This is the third lesson in Jo Boaler’s “How to Learn Math (for Students)”.

Our brains grow in response to stimulus, and mistakes are stimulating!  When we get an answer correct, there is not the struggle needed for brain growth. So it is important to try difficult problems and make mistakes in order to build a strong brain.

As Thomas Edison said, “Genius is one percent inspiration, and ninety-nine percent perspiration.”

The more mistakes we make, the more successful we are.  So how do get this mistake-making experience?  By trying different things, being okay with being wrongs, and by not judging ourselves or our ideas.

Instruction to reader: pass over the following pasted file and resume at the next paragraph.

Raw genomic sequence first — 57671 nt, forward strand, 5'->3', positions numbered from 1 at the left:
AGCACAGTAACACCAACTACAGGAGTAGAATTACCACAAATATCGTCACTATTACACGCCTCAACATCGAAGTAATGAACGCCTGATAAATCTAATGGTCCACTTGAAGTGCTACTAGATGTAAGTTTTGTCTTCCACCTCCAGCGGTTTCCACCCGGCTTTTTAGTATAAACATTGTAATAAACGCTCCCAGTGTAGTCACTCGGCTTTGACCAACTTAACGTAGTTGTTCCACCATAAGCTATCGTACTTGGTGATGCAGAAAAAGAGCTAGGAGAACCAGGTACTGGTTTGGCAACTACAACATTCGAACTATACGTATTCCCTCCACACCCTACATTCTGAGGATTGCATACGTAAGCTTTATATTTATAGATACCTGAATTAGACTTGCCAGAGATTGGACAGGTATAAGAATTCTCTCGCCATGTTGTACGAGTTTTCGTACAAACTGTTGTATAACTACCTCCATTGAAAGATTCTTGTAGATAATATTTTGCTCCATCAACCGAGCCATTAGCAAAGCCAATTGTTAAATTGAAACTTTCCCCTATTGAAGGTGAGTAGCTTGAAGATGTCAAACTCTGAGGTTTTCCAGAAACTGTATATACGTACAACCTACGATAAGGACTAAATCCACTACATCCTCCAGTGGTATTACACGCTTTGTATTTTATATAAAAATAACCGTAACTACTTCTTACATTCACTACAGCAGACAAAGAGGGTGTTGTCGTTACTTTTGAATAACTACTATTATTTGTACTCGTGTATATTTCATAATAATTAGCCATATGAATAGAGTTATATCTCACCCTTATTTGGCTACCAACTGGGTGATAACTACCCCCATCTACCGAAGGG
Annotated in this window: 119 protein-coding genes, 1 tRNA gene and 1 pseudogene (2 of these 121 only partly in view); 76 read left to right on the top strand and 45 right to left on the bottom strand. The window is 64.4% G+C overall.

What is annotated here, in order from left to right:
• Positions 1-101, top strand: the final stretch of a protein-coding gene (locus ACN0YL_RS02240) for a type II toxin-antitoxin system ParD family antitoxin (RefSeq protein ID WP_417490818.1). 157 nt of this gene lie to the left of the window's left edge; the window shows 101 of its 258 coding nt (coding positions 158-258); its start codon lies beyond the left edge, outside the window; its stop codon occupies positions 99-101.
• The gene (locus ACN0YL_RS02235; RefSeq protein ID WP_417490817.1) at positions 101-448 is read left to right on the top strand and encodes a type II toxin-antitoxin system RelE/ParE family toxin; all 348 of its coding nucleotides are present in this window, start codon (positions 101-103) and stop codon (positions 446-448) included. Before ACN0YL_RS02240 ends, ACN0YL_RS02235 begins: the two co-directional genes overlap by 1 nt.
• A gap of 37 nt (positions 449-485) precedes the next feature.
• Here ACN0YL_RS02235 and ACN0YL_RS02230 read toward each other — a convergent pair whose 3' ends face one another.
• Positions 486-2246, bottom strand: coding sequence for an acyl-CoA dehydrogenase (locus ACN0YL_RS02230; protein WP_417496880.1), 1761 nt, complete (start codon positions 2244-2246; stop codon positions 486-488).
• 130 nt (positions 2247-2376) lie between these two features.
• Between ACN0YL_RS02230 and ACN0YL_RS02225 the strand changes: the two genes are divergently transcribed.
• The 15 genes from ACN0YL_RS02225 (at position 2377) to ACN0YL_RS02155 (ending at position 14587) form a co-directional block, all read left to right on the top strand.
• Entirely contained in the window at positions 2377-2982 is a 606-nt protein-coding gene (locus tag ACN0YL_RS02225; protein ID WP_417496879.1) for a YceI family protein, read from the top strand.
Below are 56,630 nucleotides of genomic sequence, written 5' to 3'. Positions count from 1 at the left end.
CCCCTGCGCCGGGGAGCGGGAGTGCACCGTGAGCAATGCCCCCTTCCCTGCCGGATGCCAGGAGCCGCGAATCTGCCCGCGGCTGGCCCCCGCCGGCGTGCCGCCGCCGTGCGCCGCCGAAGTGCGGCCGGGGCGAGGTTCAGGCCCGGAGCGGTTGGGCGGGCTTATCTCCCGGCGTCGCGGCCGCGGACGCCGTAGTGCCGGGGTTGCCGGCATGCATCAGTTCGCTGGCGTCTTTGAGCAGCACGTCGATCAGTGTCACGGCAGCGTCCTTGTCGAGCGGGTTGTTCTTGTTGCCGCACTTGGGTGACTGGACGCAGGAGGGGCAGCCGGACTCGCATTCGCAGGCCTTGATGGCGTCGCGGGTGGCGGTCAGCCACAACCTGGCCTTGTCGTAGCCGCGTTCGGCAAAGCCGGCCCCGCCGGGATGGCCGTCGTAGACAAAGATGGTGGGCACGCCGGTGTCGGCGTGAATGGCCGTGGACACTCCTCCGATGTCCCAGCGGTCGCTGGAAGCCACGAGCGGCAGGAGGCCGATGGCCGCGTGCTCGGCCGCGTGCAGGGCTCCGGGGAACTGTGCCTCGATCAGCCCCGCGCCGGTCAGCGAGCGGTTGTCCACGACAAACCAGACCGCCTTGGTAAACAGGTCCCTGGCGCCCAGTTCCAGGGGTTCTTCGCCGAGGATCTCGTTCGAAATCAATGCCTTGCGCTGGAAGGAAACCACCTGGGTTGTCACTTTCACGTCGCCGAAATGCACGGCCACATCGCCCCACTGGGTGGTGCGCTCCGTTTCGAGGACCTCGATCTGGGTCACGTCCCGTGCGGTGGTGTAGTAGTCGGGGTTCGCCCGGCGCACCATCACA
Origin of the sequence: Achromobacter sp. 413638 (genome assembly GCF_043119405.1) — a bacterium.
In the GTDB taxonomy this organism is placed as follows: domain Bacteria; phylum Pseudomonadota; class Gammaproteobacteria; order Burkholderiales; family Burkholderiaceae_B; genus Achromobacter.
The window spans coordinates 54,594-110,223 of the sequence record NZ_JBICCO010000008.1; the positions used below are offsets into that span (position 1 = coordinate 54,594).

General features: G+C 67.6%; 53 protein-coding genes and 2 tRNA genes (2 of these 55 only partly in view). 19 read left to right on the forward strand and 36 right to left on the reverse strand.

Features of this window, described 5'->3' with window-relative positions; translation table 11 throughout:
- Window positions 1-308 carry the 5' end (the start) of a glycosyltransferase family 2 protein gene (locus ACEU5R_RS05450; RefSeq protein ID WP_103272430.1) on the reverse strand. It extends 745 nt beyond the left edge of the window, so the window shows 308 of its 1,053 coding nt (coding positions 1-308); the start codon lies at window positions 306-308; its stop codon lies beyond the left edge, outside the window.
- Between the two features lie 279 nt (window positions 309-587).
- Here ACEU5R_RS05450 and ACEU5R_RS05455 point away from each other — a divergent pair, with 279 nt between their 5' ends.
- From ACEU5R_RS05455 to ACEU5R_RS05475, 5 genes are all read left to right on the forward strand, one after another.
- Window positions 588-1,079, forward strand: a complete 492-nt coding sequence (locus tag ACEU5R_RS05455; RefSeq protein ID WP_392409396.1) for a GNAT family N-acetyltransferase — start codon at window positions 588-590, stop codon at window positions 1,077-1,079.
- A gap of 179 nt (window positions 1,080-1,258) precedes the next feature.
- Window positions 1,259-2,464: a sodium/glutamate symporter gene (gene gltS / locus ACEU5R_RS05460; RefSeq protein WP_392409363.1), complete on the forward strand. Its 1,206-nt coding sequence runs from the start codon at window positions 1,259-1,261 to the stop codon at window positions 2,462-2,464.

As we move in to Common Core, students may be frustrated by the open-ended nature of the problems they will begin to encounter.  It is important to keep a growth mindset and be determined to struggle on, knowing that mistakes actually aid the learning process.

Fast math isn’t always good math.  Math requires deep thought, and deep thought takes time.  What is essential is making connections and asking (and answering!) questions such as why things work the way they do.

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